That means their “entire collection of images, sounds, and video available and publicly searchable online. It’s 140,000 photos and other resources available for you to see, or even download and use it any way you like.”
You can type in the term you want to search for and browse through the database of stunning images of outer space. Additionally, there are also images of astronauts, rocket launches, events at NASA and other interesting stuff. What’s also interesting is that almost every image comes with the EXIF data, which could be useful for astrophotography enthusiasts.
When you browse through the gallery, you can choose to see images, videos or audio. Another cool feature I noticed is that you can narrow down the results by the year.
It’s also great that photography is an important part of their missions, and so it was even before “pics or it didn’t happen” became the rule. The vast media library they have now published is available to everyone, free of charge and free of copyright. Therefore, you can take a peek at the fascinating mysteries of space, check out what it’s like inside NASA’s premises, or download the images to make something awesome from them. Either way, you’ll enjoy it.
h/t to GretchensR for this heads up.
Unless he goes rogue, Sweet Meteor of Death will probably not be a 2020 candidate in the upcoming POTUS elections next year, nor 2024, nor 2028, once again abandoning and letting us down.
However, 2032 may be promising.
Forbes – Earth Is Now Approaching The Same ‘Meteor Swarm’ That Wiped-Out A Siberian Forest.
The “Taurid swarm” of meteors is a “theorized vast cloud of debris and possibly large objects, leftover from a massive comet’s disintegration, that is suspected of causing catastrophic collision events in the past,” writes Forbes’ science contributor Jamie Carter.
“According to Western Meteor Physics Group’s data analysis, Earth is now approaching within 30,000,000 km of its center, the closest encounter since 1975.”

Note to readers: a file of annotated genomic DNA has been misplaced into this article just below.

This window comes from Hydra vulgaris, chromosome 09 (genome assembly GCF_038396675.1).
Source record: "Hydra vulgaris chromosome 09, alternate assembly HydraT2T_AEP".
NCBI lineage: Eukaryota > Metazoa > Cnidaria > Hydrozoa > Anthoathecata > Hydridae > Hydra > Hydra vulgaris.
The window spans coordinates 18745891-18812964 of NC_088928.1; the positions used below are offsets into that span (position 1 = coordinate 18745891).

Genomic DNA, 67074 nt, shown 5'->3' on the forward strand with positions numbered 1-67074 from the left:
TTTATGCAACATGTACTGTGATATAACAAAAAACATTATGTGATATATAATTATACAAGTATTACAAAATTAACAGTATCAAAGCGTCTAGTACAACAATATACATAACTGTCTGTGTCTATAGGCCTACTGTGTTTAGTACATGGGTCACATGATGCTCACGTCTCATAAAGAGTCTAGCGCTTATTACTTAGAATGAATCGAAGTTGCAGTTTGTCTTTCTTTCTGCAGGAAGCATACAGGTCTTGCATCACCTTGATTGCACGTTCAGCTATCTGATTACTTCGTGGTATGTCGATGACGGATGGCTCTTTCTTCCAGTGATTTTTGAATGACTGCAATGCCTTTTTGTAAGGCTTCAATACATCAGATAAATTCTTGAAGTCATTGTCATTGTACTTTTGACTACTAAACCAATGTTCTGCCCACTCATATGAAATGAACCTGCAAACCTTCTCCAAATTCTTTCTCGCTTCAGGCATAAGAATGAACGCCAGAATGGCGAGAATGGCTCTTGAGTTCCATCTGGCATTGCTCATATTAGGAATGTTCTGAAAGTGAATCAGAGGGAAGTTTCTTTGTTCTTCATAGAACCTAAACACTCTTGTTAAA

Astronomers say there is no “imminent threat of bombardment by meteors for now,” though are starting to wonder if it could become a problem “when Earth passes directly through the meteor swam in November 2032.”
Earth passes relatively close to the Taurid swarm twice per year. The events produce the Beta Taurids meteor shower from June 5 to July 18, and then the North and South Taurids meteor showers in late October. These aren’t going to be dangerous events in 2019, but Earth’s closeness is critically important because our planet is predicted to pass directly through the “Taurid swarm” in November 2032. There are reasons to suggest that we need to be ready for something serious … meanwhile, the North and South Taurids in late October and early November could be worth watching for large fireballs.
Scientists have discovered a mysterious object under the moon’s largest crater and based on their best guesses, it is probably not cheese.
An unknown, mysterious mass has been found beneath a crater on the Moon, according to researchers at Baylor University—and it may give scientists clues into how the Moon was shaped.
Researchers discovered an unknown anomaly roughly five times the size of Hawaii’s largest island.
The mass is sitting beneath one of the largest preserved craters in the solar system, the South Pole-Aitken basin.
A plausible guess by scientists: The mass is a piece of metal left behind nearly 4 billion years ago by the asteroid that formed the crater.Forbes
The mysterious mass sits more than 300 km (186 miles) under the solar system’s largest crater. The crater isn’t visible because it’s on the far side of the moon, which always faces away from Earth.
While the researchers who discovered the mass don’t know what it is or where it came from, computer simulations suggest that, under the right conditions, a large asteroid’s iron-nickel core could have been embedded inside the Moon upon impact almost 4 billion years ago.
Another possibility, according to researchers, is that the mass consists of oxides left over from when the moon was changing from a large ocean of molten magma to what it is today.